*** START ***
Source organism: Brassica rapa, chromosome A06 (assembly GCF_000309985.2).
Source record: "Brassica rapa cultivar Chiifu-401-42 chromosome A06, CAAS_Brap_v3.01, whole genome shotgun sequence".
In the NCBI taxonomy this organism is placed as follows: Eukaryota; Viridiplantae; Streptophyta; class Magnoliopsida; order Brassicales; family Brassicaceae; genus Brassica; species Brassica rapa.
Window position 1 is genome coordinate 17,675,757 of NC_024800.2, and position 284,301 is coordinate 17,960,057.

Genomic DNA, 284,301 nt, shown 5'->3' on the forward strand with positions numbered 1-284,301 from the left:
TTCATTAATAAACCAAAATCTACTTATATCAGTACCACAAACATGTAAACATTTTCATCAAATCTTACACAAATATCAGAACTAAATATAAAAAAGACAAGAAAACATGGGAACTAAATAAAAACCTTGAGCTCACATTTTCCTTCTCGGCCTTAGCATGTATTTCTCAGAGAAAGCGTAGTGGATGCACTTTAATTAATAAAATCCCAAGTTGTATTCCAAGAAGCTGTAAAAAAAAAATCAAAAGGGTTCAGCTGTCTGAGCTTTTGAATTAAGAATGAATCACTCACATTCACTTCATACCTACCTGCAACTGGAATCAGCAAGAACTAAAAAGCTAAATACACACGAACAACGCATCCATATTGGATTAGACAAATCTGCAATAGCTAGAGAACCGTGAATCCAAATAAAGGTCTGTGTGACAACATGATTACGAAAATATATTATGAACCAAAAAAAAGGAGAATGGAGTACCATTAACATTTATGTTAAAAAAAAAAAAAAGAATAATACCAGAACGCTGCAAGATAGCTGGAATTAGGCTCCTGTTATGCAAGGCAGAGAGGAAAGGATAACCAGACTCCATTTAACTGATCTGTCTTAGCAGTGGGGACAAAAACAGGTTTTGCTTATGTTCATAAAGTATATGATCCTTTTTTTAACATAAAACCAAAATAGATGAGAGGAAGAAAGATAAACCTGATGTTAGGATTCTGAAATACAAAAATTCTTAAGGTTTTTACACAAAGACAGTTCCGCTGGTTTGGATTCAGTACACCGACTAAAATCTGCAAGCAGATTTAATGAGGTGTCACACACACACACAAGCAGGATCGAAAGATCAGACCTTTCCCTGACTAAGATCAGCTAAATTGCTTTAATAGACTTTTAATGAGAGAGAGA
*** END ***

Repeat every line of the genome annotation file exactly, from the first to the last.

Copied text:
Source organism: Brassica rapa, chromosome A06 (assembly GCF_000309985.2).
Source record: "Brassica rapa cultivar Chiifu-401-42 chromosome A06, CAAS_Brap_v3.01, whole genome shotgun sequence".
In the NCBI taxonomy this organism is placed as follows: Eukaryota; Viridiplantae; Streptophyta; class Magnoliopsida; order Brassicales; family Brassicaceae; genus Brassica; species Brassica rapa.
Window position 1 is genome coordinate 17,675,757 of NC_024800.2, and position 284,301 is coordinate 17,960,057.

Genomic DNA, 284,301 nt, shown 5'->3' on the forward strand with positions numbered 1-284,301 from the left:
TTCATTAATAAACCAAAATCTACTTATATCAGTACCACAAACATGTAAACATTTTCATCAAATCTTACACAAATATCAGAACTAAATATAAAAAAGACAAGAAAACATGGGAACTAAATAAAAACCTTGAGCTCACATTTTCCTTCTCGGCCTTAGCATGTATTTCTCAGAGAAAGCGTAGTGGATGCACTTTAATTAATAAAATCCCAAGTTGTATTCCAAGAAGCTGTAAAAAAAAAATCAAAAGGGTTCAGCTGTCTGAGCTTTTGAATTAAGAATGAATCACTCACATTCACTTCATACCTACCTGCAACTGGAATCAGCAAGAACTAAAAAGCTAAATACACACGAACAACGCATCCATATTGGATTAGACAAATCTGCAATAGCTAGAGAACCGTGAATCCAAATAAAGGTCTGTGTGACAACATGATTACGAAAATATATTATGAACCAAAAAAAAGGAGAATGGAGTACCATTAACATTTATGTTAAAAAAAAAAAAAAGAATAATACCAGAACGCTGCAAGATAGCTGGAATTAGGCTCCTGTTATGCAAGGCAGAGAGGAAAGGATAACCAGACTCCATTTAACTGATCTGTCTTAGCAGTGGGGACAAAAACAGGTTTTGCTTATGTTCATAAAGTATATGATCCTTTTTTTAACATAAAACCAAAATAGATGAGAGGAAGAAAGATAAACCTGATGTTAGGATTCTGAAATACAAAAATTCTTAAGGTTTTTACACAAAGACAGTTCCGCTGGTTTGGATTCAGTACACCGACTAAAATCTGCAAGCAGATTTAATGAGGTGTCACACACACACACAAGCAGGATCGAAAGATCAGACCTTTCCCTGACTAAGATCAGCTAAATTGCTTTAATAGACTTTTAATGAGAGAGAGA